- 1Sumptuously rich, elaborate, or luxurious: a lavish banquetMore example sentences
- The directors' lavish lifestyles and sumptuous houses on the outskirts of Sydney raised the heckles of the Australian public.
- Only in sports do we generally find plush, sumptuous, lavish condominium accommodations.
- Ngaanyatjarra is an especially rich and lavish language, both in its grades of meaning and its structure and its sound.
- 1.1(Of a person) very generous or extravagant: he was lavish with his hospitalityMore example sentences
- He was lavish with her, but not like the movie would have you believe.
- Sometimes they cannot afford much, and in times of crisis, even when they are lavish it does not feel like enough.
- There was one exception to his lavish generosity.
- 1.2Spent or given in profusion: lavish praiseMore example sentences
- The lavish praise is only possible because the book note is riddled with factual errors and misleading innuendo from start to finish.
- He paid lavish praise to the girls for their wonderful liturgy.
- Witness their lavish praise for the ‘nice and friendly’ treatment they got on a return visit for a check-up.
verb[with object] (lavish something on) Back to top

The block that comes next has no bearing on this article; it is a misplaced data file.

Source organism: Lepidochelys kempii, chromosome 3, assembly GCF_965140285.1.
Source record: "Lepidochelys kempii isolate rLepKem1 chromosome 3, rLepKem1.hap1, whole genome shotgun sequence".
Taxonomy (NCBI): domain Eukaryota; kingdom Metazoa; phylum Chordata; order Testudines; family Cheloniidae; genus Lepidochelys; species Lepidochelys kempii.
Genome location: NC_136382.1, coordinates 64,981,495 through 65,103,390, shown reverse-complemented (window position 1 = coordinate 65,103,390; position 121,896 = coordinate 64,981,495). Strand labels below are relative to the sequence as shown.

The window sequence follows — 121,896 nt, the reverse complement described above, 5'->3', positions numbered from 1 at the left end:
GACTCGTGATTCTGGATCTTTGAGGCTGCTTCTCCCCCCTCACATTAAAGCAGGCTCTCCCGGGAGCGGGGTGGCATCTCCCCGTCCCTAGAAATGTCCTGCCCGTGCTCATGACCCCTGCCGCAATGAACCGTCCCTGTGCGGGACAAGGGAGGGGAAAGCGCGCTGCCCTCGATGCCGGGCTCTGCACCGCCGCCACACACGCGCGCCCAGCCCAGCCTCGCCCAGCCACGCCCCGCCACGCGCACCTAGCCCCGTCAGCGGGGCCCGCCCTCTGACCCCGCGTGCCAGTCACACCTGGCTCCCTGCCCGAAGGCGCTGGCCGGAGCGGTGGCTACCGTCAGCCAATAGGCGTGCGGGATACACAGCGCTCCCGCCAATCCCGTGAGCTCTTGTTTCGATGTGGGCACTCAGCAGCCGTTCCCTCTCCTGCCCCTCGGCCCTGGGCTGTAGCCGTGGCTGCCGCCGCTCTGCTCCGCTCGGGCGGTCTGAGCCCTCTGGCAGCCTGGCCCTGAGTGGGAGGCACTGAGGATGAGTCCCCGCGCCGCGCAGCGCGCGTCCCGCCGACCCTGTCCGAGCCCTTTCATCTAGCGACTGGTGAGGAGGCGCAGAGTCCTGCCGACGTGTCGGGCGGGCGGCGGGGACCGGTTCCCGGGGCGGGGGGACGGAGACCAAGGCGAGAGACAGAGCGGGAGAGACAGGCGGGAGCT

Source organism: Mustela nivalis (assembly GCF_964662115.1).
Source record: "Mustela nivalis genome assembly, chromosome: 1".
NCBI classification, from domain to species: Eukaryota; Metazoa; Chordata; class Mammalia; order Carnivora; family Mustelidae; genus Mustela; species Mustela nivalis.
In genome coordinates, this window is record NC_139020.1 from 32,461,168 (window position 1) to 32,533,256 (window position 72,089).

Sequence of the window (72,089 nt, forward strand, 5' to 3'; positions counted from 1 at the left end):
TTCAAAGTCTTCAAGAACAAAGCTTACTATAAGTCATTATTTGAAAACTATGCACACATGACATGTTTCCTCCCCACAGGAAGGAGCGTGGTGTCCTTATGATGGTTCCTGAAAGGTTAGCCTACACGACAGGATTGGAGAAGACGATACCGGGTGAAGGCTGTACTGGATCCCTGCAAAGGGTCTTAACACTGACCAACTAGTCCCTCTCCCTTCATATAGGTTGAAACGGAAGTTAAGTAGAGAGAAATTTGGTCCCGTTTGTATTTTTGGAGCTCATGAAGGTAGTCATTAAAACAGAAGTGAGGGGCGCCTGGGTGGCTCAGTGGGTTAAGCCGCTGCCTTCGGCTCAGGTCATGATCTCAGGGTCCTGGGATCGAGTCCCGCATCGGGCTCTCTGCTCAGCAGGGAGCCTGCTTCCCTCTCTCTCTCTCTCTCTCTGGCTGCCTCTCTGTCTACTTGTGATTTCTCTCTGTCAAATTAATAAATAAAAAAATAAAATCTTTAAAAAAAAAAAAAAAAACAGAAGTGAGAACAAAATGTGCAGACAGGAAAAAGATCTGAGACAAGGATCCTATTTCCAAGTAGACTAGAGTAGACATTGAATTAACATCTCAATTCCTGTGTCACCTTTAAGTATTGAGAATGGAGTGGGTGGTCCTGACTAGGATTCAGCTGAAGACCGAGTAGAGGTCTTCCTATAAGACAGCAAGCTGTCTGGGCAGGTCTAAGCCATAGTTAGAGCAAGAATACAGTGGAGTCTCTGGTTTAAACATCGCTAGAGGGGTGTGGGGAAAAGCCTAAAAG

- 1Bestow something in generous or extravagant quantities on: the media couldn’t lavish enough praise on the filmMore example sentences
- Over the next three meals, she had steadily turned up the heat, and all he ever did was lavish compliments on the quality and quantity of the food.
- They have spent years lavishing their love on scores of disadvantaged and special needs children.
- But nobody can fault him for not lavishing enough hyperbole on his creation.
- 1.1 (lavish someone with) Give someone generous amounts of: he was lavished with giftsMore example sentences
- Nicky works in the evening as an insurance claims handler - she admits that she lavishes Lewis with too much attention during the day.
- If the universe hasn't lavished you with extravagance lately, use this week's Mercurian energy to add some major extensions to your wish list.
- He has been suggested for the Nobel Peace Prize, is supported by more than 80 percent of the French public, and even his enemies are lavishing him with praise.
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- It's now a lavishly refurbished and rather expensive gastropub.
- If it is such a great deal, why is it being flogged so excessively lavishly and expensively?
- We have seen how people have changed life-styles and started living lavishly after getting their benefits.
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- Oscars goody-bags are renowned for their lavishness - with up to £60,000 of gifts for nominees and presenters earlier this year.
- Next day, the show opens, with many speeches and compliments, and a dinner of faintly embarrassing lavishness.
- The effort put in by everyone involved, the scope and the lavishness of the production are evident and can be mistaken for greatness.
late Middle English (as a noun denoting profusion): from Old French lavasse 'deluge of rain', from laver 'to wash', from Latin lavare.